Today, farmers improve crop production through the use of global positioning systems (GPS). Iowa farmers and agricultural scientists have benefited and contributed to the ever-evolving science of agriculture.
As new ideas were tried and applied to growing crops and livestock, they were shared and passed to the next generation as parents taught their children.
The formal program of instruction began at Ames in 1869, and the college eventually developed into a nationally recognized leader in scientific agricultural advancement.
The college developed extension services, education for people who are not enrolled as students, to provide up-to-date assistance for women and men on Iowa's farms.
As the land became more settled and there were fewer and fewer acres of open prairie, farmers needed a way to keep their own cattle at home. Instead of grazing on open prairie, cattle were fenced in the farmer's own field and fed with corn.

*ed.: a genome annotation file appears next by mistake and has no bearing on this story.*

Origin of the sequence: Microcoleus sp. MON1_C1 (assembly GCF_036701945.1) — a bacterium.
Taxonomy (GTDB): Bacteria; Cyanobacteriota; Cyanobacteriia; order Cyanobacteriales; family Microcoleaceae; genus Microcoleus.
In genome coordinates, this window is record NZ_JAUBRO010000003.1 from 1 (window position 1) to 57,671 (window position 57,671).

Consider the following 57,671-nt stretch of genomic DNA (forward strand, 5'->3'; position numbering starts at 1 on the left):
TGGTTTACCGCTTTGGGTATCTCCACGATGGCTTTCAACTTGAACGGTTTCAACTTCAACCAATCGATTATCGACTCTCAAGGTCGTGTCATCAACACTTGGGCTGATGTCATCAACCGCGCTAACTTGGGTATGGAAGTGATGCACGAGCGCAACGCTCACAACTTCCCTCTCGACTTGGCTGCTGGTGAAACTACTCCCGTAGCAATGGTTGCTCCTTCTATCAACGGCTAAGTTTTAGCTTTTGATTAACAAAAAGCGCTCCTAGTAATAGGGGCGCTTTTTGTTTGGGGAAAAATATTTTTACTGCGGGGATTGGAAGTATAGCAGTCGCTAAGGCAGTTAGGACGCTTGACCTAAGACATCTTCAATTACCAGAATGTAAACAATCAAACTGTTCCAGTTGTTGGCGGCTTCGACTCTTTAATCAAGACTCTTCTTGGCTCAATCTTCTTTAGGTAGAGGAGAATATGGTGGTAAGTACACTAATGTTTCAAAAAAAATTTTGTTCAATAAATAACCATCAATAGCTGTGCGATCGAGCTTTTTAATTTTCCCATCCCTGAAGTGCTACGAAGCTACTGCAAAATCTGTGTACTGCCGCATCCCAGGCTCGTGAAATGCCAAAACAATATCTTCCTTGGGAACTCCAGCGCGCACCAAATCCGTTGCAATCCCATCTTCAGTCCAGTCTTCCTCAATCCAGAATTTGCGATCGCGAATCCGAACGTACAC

This allowed Iowa farmers to transition from cattle grazing to cattle raising.
Advances in farm machinery production changed the way farmers worked.
They were able to cover more land at a faster pace; and as manufacturers added seats to farm machinery, farmers found some relief from their backbreaking labors.
By the latter part of the 19th century farmers had learned to diversify their crop production and to raise livestock for profit.
Iowa farmers had learned the value in planting corn and feeding it to fatten their livestock.